This can be done by either pumping or sucking the air out of the intake, for example by mounting a foot pump, compressor, vacuum cleaner (has to be far enough to not overwhelm the hissing, obviously) to the air pickup by the use of homemade adapters or simply tape. However do note that pressure/vacuum that is too high can damage other parts of your intake tract, so take extreme care not to use more pressure/vacuum than necessary.

Combined with the cigar, soapy water, hose stethoscope and a mirror this can be an extremely effective method.

  • 1
    I like this suggestion. For forced induction vehicles the problem is usually the opposite... they need to pressurize the system to manifest a boost leak. The approach is just as applicable to naturally aspirated vehicles.
    – Zaid
    Commented Apr 28, 2016 at 8:39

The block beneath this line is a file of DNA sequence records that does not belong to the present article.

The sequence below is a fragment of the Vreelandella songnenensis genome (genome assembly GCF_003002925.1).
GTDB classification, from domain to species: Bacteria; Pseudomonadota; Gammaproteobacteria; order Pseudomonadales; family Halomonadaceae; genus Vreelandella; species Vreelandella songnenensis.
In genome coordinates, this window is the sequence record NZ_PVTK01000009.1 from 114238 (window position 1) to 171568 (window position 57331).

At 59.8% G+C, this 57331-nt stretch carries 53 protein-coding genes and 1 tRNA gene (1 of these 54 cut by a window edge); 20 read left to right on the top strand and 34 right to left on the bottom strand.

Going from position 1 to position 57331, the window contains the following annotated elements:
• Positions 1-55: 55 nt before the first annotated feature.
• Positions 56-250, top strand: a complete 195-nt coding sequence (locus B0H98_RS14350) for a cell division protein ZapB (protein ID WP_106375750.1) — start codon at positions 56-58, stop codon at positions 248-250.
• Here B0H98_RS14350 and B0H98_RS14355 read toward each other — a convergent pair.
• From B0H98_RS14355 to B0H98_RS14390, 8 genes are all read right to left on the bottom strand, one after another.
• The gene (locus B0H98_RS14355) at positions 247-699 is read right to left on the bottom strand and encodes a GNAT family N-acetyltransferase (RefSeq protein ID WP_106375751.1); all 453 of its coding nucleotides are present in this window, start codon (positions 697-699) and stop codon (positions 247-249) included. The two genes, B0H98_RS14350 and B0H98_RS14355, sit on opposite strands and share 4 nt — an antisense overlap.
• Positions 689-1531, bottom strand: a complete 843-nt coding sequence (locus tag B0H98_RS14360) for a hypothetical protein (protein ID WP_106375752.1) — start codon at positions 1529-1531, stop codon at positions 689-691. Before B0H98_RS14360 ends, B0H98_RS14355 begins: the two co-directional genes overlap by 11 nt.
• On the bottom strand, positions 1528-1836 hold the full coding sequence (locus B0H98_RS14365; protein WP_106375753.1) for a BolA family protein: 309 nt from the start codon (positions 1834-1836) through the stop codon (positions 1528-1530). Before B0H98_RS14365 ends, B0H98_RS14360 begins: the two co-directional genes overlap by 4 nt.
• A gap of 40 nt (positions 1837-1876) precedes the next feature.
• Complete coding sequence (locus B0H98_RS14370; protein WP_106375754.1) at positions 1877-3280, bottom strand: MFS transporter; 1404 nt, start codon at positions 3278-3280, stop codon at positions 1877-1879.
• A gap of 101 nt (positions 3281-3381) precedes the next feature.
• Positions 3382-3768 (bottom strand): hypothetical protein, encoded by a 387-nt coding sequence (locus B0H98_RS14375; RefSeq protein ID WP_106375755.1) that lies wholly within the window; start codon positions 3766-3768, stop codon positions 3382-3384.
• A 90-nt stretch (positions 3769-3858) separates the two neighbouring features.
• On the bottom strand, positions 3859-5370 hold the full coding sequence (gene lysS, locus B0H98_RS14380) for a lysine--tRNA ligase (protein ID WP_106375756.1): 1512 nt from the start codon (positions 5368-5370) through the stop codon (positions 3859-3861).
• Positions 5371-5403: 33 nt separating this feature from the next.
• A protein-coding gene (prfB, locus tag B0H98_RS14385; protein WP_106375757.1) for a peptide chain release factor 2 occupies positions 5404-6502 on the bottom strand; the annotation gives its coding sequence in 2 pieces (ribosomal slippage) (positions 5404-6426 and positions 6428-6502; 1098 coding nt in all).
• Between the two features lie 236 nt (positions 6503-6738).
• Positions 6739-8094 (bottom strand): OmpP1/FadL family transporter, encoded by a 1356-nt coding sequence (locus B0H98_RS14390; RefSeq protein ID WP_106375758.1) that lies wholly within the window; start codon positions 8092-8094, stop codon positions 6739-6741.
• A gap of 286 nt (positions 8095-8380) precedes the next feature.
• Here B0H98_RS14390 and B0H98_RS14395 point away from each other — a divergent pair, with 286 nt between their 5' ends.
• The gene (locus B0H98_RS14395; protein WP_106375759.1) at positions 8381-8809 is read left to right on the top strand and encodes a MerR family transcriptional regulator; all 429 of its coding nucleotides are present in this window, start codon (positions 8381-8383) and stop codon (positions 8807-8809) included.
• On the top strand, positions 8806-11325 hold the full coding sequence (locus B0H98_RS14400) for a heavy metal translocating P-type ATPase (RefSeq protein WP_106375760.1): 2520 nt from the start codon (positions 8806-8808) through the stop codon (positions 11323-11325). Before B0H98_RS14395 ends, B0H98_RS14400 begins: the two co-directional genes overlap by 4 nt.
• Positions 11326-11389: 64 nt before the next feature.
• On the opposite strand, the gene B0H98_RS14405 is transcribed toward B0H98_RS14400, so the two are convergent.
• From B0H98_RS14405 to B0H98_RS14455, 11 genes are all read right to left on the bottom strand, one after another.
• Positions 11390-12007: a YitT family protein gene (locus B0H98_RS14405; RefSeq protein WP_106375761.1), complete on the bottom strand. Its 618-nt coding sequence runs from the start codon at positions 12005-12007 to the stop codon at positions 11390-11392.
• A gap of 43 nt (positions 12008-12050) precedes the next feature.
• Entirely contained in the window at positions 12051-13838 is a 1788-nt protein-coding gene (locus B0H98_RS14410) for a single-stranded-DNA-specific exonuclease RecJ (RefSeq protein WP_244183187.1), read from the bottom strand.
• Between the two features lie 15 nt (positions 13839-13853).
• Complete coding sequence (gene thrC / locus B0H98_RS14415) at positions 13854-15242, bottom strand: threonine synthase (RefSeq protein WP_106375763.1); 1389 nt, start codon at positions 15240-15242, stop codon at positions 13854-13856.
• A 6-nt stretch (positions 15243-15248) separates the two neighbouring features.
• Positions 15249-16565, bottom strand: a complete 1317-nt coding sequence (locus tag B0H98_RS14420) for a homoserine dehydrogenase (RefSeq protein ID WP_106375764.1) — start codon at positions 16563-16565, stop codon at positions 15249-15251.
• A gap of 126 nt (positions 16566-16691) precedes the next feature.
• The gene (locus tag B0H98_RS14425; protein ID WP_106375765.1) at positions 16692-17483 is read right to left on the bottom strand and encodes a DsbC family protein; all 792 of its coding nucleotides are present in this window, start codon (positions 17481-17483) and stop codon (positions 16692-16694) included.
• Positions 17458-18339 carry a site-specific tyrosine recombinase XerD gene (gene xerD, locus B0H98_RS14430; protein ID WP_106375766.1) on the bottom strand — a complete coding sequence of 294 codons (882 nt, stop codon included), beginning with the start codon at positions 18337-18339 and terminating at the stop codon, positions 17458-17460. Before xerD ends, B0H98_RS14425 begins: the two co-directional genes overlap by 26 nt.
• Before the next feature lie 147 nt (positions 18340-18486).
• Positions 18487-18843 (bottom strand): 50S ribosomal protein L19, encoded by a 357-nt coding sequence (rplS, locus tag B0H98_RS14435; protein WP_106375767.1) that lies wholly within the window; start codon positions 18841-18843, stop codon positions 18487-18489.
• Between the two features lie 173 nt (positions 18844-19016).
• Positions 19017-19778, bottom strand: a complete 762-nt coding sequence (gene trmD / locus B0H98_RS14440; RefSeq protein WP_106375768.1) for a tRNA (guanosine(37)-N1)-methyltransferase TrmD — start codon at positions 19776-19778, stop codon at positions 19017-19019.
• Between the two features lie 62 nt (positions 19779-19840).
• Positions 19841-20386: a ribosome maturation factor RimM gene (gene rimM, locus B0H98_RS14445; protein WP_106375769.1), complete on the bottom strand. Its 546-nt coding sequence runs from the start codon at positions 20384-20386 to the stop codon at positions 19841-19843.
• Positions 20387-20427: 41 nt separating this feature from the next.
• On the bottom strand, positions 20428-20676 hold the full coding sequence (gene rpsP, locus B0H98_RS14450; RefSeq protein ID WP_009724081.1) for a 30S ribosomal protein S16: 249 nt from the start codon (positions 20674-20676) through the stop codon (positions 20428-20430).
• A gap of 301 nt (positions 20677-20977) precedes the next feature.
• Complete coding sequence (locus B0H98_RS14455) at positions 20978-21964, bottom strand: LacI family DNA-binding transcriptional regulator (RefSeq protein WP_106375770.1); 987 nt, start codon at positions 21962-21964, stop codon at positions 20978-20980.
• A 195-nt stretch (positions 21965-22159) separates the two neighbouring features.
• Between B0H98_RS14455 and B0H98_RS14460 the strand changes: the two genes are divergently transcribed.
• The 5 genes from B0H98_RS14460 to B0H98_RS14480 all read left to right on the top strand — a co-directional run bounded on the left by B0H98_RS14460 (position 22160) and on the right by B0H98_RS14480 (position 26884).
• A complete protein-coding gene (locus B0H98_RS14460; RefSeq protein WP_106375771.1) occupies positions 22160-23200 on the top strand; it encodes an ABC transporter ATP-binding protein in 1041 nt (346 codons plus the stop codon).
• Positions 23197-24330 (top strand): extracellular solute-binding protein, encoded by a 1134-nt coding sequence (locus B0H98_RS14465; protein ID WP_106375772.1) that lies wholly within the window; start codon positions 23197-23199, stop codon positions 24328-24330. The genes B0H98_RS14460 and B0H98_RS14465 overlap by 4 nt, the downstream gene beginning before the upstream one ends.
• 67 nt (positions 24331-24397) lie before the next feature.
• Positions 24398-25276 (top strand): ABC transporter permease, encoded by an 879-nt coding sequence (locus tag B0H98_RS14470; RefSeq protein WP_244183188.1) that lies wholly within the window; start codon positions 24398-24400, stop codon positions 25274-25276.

• 2
    A friend used the hose from his compression tester, which happened to have an air compressor-friendly quick-disconnect fitting on the end. Hooked it up to the compressor, threaded it into a spark plug hole, made sure the valves in that cylinder were open, and pressurized the thing to 100PSI. All vacuum leaks were then easily identifiable (audible). Kind of wanted to smack him in the back of the head. Smartass.
    – 3Dave
    Commented Dec 2, 2016 at 23:14

If it's a vacuum leak, it will be sucking in air, and you'll probably be able to hear it. With the rest of the engine making noise, using something to pinpoint the sound would help:

  • Take a piece of rubber hose and hold one end up against your ear, moving the other end around the engine listening for the hissing/sucking sound.

It's kind of like using a doctor's stethoscope or a mechanic's stethoscope if you could take off the "end" piece and just have an open hose.

These two mechanics have decent YouTube videos on finding vacuum leaks:


There are usually two parts to this diagnosis:

  1. Establish that you have a vacuum leak

  2. If confirmed, find out the source of the malaise

Confirming the presence of a leak